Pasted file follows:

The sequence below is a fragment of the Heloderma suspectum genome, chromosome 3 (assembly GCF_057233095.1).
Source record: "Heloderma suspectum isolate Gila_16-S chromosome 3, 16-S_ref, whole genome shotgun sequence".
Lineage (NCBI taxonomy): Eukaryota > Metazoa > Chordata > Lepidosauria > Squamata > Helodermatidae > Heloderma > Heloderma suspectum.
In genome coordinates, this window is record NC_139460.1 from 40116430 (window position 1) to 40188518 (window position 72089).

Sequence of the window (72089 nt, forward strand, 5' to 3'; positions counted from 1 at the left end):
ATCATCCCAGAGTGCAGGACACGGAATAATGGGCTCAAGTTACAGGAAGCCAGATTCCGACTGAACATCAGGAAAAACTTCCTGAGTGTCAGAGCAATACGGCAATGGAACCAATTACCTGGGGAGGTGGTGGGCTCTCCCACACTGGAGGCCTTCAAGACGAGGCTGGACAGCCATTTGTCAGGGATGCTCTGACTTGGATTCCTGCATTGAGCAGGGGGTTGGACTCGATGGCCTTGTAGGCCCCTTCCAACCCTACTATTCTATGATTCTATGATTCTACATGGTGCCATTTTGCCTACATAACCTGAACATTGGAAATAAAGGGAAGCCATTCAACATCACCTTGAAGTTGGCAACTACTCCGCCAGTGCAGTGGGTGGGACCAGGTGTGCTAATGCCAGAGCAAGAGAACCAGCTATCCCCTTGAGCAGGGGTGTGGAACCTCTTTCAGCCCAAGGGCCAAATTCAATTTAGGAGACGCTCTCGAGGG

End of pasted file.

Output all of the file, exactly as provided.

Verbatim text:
The sequence below is a fragment of the Heloderma suspectum genome, chromosome 3 (assembly GCF_057233095.1).
Source record: "Heloderma suspectum isolate Gila_16-S chromosome 3, 16-S_ref, whole genome shotgun sequence".
Lineage (NCBI taxonomy): Eukaryota > Metazoa > Chordata > Lepidosauria > Squamata > Helodermatidae > Heloderma > Heloderma suspectum.
In genome coordinates, this window is record NC_139460.1 from 40116430 (window position 1) to 40188518 (window position 72089).

Sequence of the window (72089 nt, forward strand, 5' to 3'; positions counted from 1 at the left end):
ATCATCCCAGAGTGCAGGACACGGAATAATGGGCTCAAGTTACAGGAAGCCAGATTCCGACTGAACATCAGGAAAAACTTCCTGAGTGTCAGAGCAATACGGCAATGGAACCAATTACCTGGGGAGGTGGTGGGCTCTCCCACACTGGAGGCCTTCAAGACGAGGCTGGACAGCCATTTGTCAGGGATGCTCTGACTTGGATTCCTGCATTGAGCAGGGGGTTGGACTCGATGGCCTTGTAGGCCCCTTCCAACCCTACTATTCTATGATTCTATGATTCTACATGGTGCCATTTTGCCTACATAACCTGAACATTGGAAATAAAGGGAAGCCATTCAACATCACCTTGAAGTTGGCAACTACTCCGCCAGTGCAGTGGGTGGGACCAGGTGTGCTAATGCCAGAGCAAGAGAACCAGCTATCCCCTTGAGCAGGGGTGTGGAACCTCTTTCAGCCCAAGGGCCAAATTCAATTTAGGAGACGCTCTCGAGGG